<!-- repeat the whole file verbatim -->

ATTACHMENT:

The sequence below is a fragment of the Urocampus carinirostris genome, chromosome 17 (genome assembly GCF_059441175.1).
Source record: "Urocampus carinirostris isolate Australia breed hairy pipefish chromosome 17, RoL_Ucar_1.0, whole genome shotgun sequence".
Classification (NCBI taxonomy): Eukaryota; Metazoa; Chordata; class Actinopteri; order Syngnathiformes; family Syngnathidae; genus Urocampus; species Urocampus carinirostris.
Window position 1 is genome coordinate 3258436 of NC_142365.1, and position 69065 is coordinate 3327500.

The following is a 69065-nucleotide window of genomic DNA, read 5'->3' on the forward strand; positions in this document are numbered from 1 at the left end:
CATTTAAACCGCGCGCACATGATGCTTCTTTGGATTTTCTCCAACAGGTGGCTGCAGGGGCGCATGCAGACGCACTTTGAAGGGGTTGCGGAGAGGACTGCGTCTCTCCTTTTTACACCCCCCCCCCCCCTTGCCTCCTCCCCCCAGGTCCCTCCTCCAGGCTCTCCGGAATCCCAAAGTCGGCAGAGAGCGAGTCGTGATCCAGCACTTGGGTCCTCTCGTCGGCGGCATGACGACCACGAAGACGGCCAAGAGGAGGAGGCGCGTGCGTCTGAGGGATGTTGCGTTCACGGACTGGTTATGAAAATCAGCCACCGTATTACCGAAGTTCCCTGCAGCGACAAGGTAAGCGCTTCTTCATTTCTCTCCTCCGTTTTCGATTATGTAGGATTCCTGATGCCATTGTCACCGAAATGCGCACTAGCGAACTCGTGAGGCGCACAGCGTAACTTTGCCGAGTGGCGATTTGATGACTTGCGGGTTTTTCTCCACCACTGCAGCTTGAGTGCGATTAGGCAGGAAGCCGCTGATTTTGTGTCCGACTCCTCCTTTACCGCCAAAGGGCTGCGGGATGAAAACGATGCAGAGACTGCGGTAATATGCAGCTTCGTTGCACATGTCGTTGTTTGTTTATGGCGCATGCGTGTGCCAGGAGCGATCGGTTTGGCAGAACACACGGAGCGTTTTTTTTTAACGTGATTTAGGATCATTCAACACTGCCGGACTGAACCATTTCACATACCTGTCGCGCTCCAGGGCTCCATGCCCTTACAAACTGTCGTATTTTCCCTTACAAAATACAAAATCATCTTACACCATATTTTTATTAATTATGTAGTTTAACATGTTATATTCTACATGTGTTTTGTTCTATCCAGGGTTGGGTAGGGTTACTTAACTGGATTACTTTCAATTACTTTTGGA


The sequence below is a fragment of the Urocampus carinirostris genome, chromosome 17 (genome assembly GCF_059441175.1).
Source record: "Urocampus carinirostris isolate Australia breed hairy pipefish chromosome 17, RoL_Ucar_1.0, whole genome shotgun sequence".
Classification (NCBI taxonomy): Eukaryota; Metazoa; Chordata; class Actinopteri; order Syngnathiformes; family Syngnathidae; genus Urocampus; species Urocampus carinirostris.
Window position 1 is genome coordinate 3258436 of NC_142365.1, and position 69065 is coordinate 3327500.

The following is a 69065-nucleotide window of genomic DNA, read 5'->3' on the forward strand; positions in this document are numbered from 1 at the left end:
CATTTAAACCGCGCGCACATGATGCTTCTTTGGATTTTCTCCAACAGGTGGCTGCAGGGGCGCATGCAGACGCACTTTGAAGGGGTTGCGGAGAGGACTGCGTCTCTCCTTTTTACACCCCCCCCCCCCCTTGCCTCCTCCCCCCAGGTCCCTCCTCCAGGCTCTCCGGAATCCCAAAGTCGGCAGAGAGCGAGTCGTGATCCAGCACTTGGGTCCTCTCGTCGGCGGCATGACGACCACGAAGACGGCCAAGAGGAGGAGGCGCGTGCGTCTGAGGGATGTTGCGTTCACGGACTGGTTATGAAAATCAGCCACCGTATTACCGAAGTTCCCTGCAGCGACAAGGTAAGCGCTTCTTCATTTCTCTCCTCCGTTTTCGATTATGTAGGATTCCTGATGCCATTGTCACCGAAATGCGCACTAGCGAACTCGTGAGGCGCACAGCGTAACTTTGCCGAGTGGCGATTTGATGACTTGCGGGTTTTTCTCCACCACTGCAGCTTGAGTGCGATTAGGCAGGAAGCCGCTGATTTTGTGTCCGACTCCTCCTTTACCGCCAAAGGGCTGCGGGATGAAAACGATGCAGAGACTGCGGTAATATGCAGCTTCGTTGCACATGTCGTTGTTTGTTTATGGCGCATGCGTGTGCCAGGAGCGATCGGTTTGGCAGAACACACGGAGCGTTTTTTTTTAACGTGATTTAGGATCATTCAACACTGCCGGACTGAACCATTTCACATACCTGTCGCGCTCCAGGGCTCCATGCCCTTACAAACTGTCGTATTTTCCCTTACAAAATACAAAATCATCTTACACCATATTTTTATTAATTATGTAGTTTAACATGTTATATTCTACATGTGTTTTGTTCTATCCAGGGTTGGGTAGGGTTACTTAACTGGATTACTTTCAATTACTTTTGGA